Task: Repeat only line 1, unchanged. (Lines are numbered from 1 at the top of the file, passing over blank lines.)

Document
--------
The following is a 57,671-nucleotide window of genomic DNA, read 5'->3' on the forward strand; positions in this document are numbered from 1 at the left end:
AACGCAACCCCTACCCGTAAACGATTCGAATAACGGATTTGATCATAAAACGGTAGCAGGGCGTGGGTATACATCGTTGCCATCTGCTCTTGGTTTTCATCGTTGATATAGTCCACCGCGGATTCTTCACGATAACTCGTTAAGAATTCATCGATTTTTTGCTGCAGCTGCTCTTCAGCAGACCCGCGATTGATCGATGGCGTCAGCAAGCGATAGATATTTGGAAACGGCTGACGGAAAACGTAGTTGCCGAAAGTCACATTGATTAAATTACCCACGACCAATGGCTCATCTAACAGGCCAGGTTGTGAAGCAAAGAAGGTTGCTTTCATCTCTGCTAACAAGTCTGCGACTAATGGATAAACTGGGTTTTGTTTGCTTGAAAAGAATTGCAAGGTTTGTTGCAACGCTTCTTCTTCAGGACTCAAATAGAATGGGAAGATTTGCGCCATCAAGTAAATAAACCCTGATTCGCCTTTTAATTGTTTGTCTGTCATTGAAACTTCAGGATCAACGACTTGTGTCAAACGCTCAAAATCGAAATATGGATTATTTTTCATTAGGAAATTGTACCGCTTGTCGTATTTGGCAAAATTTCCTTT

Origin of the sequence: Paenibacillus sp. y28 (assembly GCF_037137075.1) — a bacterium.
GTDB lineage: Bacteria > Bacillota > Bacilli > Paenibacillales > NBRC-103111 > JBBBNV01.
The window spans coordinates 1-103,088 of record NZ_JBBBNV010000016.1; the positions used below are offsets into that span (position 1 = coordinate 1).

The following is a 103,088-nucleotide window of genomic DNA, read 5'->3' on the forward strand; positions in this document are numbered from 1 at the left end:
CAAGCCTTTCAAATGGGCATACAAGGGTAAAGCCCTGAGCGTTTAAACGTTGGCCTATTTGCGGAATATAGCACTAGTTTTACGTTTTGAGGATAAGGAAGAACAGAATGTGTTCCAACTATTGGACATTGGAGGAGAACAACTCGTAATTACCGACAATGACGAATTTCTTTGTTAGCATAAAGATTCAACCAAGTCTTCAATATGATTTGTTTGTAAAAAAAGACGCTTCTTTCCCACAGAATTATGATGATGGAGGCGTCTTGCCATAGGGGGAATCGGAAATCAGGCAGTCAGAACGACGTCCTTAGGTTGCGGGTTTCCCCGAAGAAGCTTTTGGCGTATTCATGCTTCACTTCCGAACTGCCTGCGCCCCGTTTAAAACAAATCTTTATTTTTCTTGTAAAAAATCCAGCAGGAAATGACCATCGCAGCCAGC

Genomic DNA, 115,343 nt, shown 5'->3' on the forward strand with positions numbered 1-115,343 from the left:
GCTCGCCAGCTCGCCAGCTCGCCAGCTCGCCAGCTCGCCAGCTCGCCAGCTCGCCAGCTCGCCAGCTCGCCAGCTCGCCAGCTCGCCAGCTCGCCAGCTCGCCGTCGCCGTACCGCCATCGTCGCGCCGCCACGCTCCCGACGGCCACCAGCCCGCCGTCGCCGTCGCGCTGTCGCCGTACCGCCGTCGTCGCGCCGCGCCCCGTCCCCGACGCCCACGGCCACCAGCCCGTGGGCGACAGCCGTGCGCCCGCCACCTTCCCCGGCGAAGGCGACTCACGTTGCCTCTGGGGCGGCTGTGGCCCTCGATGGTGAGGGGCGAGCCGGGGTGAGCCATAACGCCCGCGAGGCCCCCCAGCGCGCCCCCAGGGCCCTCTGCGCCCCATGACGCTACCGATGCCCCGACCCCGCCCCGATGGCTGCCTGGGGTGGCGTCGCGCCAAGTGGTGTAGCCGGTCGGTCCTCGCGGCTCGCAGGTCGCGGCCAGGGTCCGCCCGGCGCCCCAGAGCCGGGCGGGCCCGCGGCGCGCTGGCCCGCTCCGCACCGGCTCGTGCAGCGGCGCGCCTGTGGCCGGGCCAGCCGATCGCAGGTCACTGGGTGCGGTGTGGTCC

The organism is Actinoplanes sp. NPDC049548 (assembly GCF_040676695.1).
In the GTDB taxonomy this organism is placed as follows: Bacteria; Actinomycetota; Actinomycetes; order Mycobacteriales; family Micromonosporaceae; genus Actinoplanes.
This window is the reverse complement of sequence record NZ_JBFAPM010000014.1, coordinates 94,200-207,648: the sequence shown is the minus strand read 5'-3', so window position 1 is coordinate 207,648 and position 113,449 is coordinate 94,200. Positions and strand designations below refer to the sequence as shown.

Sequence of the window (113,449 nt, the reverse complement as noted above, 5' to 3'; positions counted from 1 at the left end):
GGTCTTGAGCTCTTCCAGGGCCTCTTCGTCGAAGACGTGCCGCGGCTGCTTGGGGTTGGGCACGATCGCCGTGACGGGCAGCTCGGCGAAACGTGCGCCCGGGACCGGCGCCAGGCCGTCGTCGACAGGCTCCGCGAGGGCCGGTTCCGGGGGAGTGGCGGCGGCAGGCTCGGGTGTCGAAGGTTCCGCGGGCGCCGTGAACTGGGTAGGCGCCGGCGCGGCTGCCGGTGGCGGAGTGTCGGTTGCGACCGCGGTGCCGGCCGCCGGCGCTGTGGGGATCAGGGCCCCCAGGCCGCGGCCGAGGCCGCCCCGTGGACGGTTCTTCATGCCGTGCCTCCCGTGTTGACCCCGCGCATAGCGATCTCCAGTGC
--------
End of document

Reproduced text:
The following is a 57,671-nucleotide window of genomic DNA, read 5'->3' on the forward strand; positions in this document are numbered from 1 at the left end: